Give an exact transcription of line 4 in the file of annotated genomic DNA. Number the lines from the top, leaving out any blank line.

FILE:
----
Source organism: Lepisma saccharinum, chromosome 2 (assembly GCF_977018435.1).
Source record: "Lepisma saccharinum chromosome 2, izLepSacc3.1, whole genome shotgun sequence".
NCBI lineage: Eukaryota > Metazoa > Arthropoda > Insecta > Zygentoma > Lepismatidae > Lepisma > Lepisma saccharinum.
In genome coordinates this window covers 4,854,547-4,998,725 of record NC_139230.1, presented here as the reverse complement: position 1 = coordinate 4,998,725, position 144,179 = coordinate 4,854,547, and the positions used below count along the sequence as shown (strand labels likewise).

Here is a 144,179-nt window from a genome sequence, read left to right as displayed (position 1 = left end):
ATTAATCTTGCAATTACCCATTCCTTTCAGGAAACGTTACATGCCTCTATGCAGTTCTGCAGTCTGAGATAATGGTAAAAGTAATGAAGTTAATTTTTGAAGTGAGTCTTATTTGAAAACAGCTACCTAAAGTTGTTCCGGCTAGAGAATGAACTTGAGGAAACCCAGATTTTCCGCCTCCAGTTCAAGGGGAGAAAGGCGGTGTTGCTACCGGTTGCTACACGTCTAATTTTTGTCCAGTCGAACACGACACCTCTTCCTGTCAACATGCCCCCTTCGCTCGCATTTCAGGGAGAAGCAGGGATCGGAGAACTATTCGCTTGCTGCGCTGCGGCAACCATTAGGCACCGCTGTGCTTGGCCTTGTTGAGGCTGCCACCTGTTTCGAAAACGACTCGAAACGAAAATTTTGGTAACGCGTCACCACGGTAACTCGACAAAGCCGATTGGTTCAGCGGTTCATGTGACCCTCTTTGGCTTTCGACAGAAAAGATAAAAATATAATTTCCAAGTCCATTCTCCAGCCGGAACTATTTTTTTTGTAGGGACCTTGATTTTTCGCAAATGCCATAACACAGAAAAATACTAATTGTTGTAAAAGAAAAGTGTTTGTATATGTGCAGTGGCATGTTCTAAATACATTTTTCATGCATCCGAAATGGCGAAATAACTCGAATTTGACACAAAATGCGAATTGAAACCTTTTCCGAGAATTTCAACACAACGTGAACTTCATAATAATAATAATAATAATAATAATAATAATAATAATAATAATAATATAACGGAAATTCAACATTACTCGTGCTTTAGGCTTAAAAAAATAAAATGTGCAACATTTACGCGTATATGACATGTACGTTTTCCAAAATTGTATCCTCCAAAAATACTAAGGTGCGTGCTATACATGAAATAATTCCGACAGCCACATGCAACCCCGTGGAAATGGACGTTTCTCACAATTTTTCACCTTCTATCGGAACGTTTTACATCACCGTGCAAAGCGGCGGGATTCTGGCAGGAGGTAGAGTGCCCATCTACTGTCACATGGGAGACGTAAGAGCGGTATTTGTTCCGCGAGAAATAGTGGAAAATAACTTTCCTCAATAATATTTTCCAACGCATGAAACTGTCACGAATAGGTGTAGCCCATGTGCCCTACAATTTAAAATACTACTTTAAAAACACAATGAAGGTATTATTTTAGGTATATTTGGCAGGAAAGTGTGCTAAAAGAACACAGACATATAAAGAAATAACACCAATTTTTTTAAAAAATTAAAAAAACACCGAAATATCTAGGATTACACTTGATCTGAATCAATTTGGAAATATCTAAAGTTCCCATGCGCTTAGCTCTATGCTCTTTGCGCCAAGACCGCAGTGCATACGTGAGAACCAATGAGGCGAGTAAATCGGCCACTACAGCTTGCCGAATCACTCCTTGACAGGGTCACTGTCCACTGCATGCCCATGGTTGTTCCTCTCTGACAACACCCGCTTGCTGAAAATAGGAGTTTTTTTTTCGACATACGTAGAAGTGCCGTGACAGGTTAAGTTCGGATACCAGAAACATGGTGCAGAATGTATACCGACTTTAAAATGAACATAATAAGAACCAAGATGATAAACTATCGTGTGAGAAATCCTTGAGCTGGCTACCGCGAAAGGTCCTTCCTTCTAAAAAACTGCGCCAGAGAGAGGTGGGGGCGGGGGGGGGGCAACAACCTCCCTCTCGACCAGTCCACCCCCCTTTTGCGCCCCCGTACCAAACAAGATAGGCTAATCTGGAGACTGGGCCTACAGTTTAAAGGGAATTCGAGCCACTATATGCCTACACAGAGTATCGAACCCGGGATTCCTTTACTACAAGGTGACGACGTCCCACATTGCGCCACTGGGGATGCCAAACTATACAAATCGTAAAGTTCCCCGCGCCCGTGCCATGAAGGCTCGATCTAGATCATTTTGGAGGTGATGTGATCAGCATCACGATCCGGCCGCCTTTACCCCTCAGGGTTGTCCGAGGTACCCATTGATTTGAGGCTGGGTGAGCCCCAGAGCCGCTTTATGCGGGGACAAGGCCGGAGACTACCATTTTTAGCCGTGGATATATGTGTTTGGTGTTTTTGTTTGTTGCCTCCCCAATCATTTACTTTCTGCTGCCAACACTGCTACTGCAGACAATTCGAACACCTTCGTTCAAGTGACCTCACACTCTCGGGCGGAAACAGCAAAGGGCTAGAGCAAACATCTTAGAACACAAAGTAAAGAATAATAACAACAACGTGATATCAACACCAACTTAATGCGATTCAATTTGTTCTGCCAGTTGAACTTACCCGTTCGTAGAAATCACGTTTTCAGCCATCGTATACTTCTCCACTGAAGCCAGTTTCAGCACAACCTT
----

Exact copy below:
In genome coordinates this window covers 4,854,547-4,998,725 of record NC_139230.1, presented here as the reverse complement: position 1 = coordinate 4,998,725, position 144,179 = coordinate 4,854,547, and the positions used below count along the sequence as shown (strand labels likewise).